Botanical, historical and philological evidence suggests that the coffee plant originated in Ethiopia and that coffee beans were brought and planted in Yemen sometime in the 15th century. Since the first millennium BC, trade routes across the Red Sea linked East Africa and the Arabian Peninsula. A number of goods and commodities, including medicinal substances, were traded or exchanged between East Africa and Arabia. It is probable that coffee beans, which were believed to have medicinal properties, reached Arabia and other regions of the Islamic world through trading caravans long before they were planted and cultivated. The earliest references to coffee beans – “bunn”—are found in the works of the 10th century Persian botanist and physician Abu Bakr Muhammad ibn Zakariya al-Razi and Ibn Sina (d. 1037 CE), who discussed the medicinal benefits of coffee beans for the stomach. One of the earliest treatises on coffee, which came to be known as qahwa in later centuries, was Umdat al-safwa fi hill al-qahwa, written by Abd al-Qadir al-Jaziri in 1587.

One of the legends surrounding the diffusion of coffee from Ethiopia to Yemen is that Shaykh Shihabuddin al-Dhahani (d. 1470), an itinerant Sufi of the Shadhiliya order, brought coffee beans from the African coast to Aden and planted them there. Ripe coffee beans were roasted, ground and boiled in water or milk, which had a stimulating effect. In Yemen, and subsequently in Makkah, Damascus, Aleppo, Cairo and North Africa, Sufis began to use the drink to help them keep awake in the nights for prayers and for repeated invocations of divine names (dhikr). In the 16th and 17th century, coffee drinking was particularly associated with the Sufis of the Shadhiliya order. In some parts of Algeria, coffee was also known as Shadhiliya.

Coffee drinking soon caught on and became a popular drink in Makkah, Damascus and Cairo in the early decades of the 16th century. The world’s first coffeehouse opened in Damascus in 1530. There are two versions of the introduction of coffee in the Ottoman Empire. According to one version, some Syrian traders brought coffee beans to Constantinople while another version says that coffee was introduced in the empire by Ozdemir Pasha, the Ottoman governor of Yemen, around the middle of the 16th century. Coffee soon became an important part of the royal cuisine. The Chief Coffee Maker (kahvecibashi) was one of the important court functionaries. In the course of time, coffee drinking became increasingly popular not only among the aristocracy but also among the masses. The earliest coffeehouse (Kiva Han) in Europe opened in Constantinople in 1554. Gian Francesco Morosini, an ambassador of the Venetian Republic to the Ottoman court, wrote a report in 1582, in which he described some public premises in Ottoman Turkey where people used to meet over a dark, hot beverage called cavee.

Coffee in Europe and the New World

An important source of revenue for the Ottoman economy was international trade. The Ottoman Empire held a central place in world trade that linked the Middle East, Persia, India and Africa to Europe. Goods from the Orient passed through the trading ports of Bursa, Edirne, Sarajevo and Dubrovnik and were exported to eastern and central Europe. The Ottomans exported silk, wax, pepper, cotton, textiles, hides and furs, metal, honey, coffee and medicinal substances to Europe. Most of the goods were exported through Venetian traders and merchants. Venice served as Europe’s maritime gateway to Ottoman Turkey, the Levant and North Africa for more than a thousand years, from the first half of the 9th century to the closing decades of the 18th. The Venetians were the biggest trading partners of the Ottomans. They relied on the Ottomans for wheat, spices, raw silk, leather and calcified ashes for the famed Murano glass industry. In return, they exported finished luxury goods, including glass, soap, textiles and clockworks. In 1538 the Ottomans captured the port of Mocha, the main coffee-producing region in Yemen, and the surrounding regions and monopolized the coffee trade. Venetian merchants, who frequented Istanbul to buy exotic oriental goods and spices, had a taste of coffee and began importing it to Italy and other parts of Europe around 1615. The first coffeehouse in Venice opened in 1645.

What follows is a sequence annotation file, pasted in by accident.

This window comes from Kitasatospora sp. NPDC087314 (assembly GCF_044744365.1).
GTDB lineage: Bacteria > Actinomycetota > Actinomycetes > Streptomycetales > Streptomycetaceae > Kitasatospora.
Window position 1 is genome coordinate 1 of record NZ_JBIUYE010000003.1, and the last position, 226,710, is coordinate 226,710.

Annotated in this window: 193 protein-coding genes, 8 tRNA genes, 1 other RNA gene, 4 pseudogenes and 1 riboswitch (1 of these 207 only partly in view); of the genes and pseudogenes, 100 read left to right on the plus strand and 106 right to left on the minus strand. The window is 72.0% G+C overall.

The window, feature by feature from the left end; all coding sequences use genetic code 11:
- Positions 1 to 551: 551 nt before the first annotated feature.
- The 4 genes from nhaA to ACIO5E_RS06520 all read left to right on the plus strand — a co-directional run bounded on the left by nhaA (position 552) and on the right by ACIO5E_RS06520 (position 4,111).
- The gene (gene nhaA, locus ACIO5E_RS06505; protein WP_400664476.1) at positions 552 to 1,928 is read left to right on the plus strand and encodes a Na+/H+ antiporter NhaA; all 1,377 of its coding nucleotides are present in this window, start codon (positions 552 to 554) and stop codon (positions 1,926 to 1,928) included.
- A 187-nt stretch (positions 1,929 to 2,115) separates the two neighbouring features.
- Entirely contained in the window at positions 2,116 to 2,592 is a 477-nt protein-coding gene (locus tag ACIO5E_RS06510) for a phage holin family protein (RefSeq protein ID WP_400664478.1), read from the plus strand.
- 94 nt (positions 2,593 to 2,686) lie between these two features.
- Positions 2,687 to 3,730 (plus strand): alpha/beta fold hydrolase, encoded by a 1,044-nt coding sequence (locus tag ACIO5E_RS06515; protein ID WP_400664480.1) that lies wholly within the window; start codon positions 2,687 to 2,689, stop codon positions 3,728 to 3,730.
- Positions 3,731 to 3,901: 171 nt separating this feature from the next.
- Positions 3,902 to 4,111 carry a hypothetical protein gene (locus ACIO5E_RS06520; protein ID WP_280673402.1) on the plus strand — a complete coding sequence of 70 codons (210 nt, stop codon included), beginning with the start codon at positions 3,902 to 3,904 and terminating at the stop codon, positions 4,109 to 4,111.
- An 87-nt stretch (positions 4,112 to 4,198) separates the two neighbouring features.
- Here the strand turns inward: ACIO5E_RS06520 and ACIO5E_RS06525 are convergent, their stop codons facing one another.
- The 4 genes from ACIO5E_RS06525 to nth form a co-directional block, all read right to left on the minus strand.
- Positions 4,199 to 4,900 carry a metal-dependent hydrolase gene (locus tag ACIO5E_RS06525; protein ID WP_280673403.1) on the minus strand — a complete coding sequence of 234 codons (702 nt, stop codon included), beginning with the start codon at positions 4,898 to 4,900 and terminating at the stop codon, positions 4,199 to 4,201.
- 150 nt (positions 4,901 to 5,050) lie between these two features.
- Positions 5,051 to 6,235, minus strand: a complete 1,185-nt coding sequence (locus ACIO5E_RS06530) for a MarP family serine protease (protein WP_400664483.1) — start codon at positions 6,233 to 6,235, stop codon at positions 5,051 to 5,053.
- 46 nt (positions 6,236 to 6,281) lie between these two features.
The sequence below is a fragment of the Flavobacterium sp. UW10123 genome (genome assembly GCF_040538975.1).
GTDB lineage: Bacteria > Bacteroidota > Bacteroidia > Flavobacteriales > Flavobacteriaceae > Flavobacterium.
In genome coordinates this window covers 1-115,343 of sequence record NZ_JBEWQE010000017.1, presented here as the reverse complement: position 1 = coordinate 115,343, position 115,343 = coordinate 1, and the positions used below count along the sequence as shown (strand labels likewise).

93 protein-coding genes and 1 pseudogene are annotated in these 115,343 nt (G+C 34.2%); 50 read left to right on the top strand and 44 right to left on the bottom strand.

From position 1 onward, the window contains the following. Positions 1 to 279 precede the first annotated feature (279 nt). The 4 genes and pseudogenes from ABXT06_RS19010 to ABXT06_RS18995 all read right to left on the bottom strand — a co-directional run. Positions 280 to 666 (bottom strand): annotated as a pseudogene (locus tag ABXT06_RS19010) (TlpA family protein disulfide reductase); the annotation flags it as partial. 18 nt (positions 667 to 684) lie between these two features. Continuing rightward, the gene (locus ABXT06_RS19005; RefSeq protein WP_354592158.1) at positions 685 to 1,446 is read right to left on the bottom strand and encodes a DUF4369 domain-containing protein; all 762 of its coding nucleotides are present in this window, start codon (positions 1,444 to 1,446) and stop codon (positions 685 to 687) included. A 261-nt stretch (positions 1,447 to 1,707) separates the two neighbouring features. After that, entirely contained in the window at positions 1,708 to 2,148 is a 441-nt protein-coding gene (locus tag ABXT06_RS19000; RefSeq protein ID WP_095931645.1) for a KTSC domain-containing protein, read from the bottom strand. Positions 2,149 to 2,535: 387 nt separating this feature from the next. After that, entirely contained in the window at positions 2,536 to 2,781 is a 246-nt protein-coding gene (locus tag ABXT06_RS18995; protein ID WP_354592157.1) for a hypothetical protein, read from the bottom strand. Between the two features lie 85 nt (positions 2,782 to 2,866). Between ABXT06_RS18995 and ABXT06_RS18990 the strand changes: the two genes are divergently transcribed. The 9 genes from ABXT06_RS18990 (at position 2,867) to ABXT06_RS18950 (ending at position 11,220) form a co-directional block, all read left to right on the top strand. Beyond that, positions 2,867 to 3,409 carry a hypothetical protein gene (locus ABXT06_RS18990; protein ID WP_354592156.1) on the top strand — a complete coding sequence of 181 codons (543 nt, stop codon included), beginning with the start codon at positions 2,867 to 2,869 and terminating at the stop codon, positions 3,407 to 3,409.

In 1644, Monsieur de la Roque, the French ambassador to the Ottoman court, took some coffee beans from Istanbul to Marseille. After a few years French merchants began importing coffee from Istanbul. The first coffeehouse in Marseille opened in 1671. Paris was introduced to coffee by Hossohbet Nuktedan Suleyman Aga, who was sent by Sultan Mehmet IV as ambassador to the court of King Louis XIV of France in 1669. Suleyman Aga took several sacks of coffee beans to Paris and started the practice of inviting members of Parisian aristocracy to his home, where they would be treated with coffee and Turkish delicacies. Coffee drinking soon caught on and Paris’s first coffee house opened in 1686.

The Ottoman Emperor Suleyman “The Lawgiver” (ruled 1520-66) laid a siege to Vienna in 1529, which was unsuccessful. A second siege to the city was laid in 1683, which too failed and the Ottoman troops retreated, leaving behind 500 sacks of coffee beans in their abandoned encampment. The Viennese, who knew nothing about the use of coffee beans, thought of throwing the sacks away. Franz George Kolschitzky, a Polish naval officer who had lived in Istanbul as a spy for the Austro-Hungarian Empire and was aware of the beverage made from coffee beans, requested the authorities to get hold of the sacks of coffee as payment for his espionage services. His request was granted and he began serving small cups of coffee to Viennese homes and then set up a large tent where he served hot coffee. In a short time coffee drinking became popular in the city and spread to other parts of the Habsburg monarchy. The first coffeehouse in Vienna opened in 1685.